Two recent ethics stories involving the famous, accomplished and popular:
1. Bill Murray The aging bad boy of SNL and “Groundhog Day,” found himself in some trouble recently when he was trying to chill at the Vesuvio rooftop lounge in Carmel, California, convenient to the annual Pebble Beach Pro-Am golf tourney in which Bill was playing. A few patrons started flashing cameras at him from close range—without asking, of course–and true to his on-screen character (and off-screen, where he is known as an impulsive jerk), Murray got up and chucked their phones off the 2nd story rooftop. Obviously, whatever the provocation, you can’t do that.
Bill paid for the phones, and the owners didn’t press charges. The problem for me were the typical reactions of commenters on the story, proving once again that the average, even above average member of the public can’t solve a simple ethics problem.
Reaction A: Murray is a celebrity, the public pays his salary, and he has no right to be upset if people impose on his privacy every waking hour.
WRONG. The public has no more right to be rude and inconsiderate to celebrities than they do to anyone else, and the Golden Rule applies.
Reaction B: Murray was in a public place, and has no reasonable expectations of privacy. Thus he cannot complain about people taking his photos.
WRONG. He certainly can. He can’t reasonable complain about people looking at him, but a celebrity not working has every expectation of being left alone. Taking photos of anyone without permission is unethical, but if people must do it, they must do so unobtrusively—no flashes. Again, this was rude and inconsiderate.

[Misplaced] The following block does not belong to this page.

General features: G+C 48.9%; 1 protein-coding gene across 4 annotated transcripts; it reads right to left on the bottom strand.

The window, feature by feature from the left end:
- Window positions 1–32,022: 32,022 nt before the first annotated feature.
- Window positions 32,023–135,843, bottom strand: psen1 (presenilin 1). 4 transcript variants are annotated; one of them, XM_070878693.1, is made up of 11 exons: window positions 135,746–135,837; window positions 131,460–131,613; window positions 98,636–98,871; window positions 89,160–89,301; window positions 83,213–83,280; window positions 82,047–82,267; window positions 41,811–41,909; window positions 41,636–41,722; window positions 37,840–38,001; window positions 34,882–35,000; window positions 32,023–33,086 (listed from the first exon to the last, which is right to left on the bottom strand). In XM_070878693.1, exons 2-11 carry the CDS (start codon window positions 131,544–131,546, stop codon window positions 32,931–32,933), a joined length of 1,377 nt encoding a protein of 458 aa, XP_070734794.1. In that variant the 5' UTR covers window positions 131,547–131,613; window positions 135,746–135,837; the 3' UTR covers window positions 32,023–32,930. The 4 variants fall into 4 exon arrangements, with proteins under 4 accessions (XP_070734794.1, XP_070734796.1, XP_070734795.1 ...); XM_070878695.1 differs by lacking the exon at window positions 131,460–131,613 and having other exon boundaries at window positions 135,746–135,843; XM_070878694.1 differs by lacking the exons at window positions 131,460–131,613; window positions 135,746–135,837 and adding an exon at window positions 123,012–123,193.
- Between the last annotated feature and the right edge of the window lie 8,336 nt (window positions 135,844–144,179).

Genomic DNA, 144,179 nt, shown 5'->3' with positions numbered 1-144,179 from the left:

Reaction C: The fans were jerks, and Murray was justified in taking their cell phones.
WRONG. He can tell them to stop. He can call the manager. He cannot destroy their property. His conduct was excessive, violent and unfair.
2. Paul McCartney. Sir Paul attempted to attend a Grammys after-party at the Argyle nightclub in Hollywood , hosted by 26-year-old rapper Tyga. A bouncer wouldn’t let him in.
Theories abound. Tyga now swears he knew nothing about it. Another artist, rapper Bow Wow, has theorized that Paul wasn’t welcome because he isn’t part of a ‘new generation’ of artists who frequent the popular nightspot. Others suggest that maybe the place was just too full.
Too full to let in Paul?
The icon took it well, reportedly, and even made a comment that is a funny substitute for “Do you know who I am?”, saying, “How VIP do we gotta get?”
Good question. I refuse to believe that the bouncers didn’t know who he was.
At a certain high level of accomplishment and lifetime achievement, and whatever that level is, Paul McCartney has cleared it with room to spare, an individual has earned respect…from everyone, and forever. There is a great story about when Ted Williams met President George H.W. Bush, and said, “I can’t believe I’m meeting you.” Bush relied, “That’s funny, I was going to say the same thing!” That’s the kind of treatment Presidents, the greatest hitter who ever lived and musical geniuses who changed the world have earned.
Show some damn respect.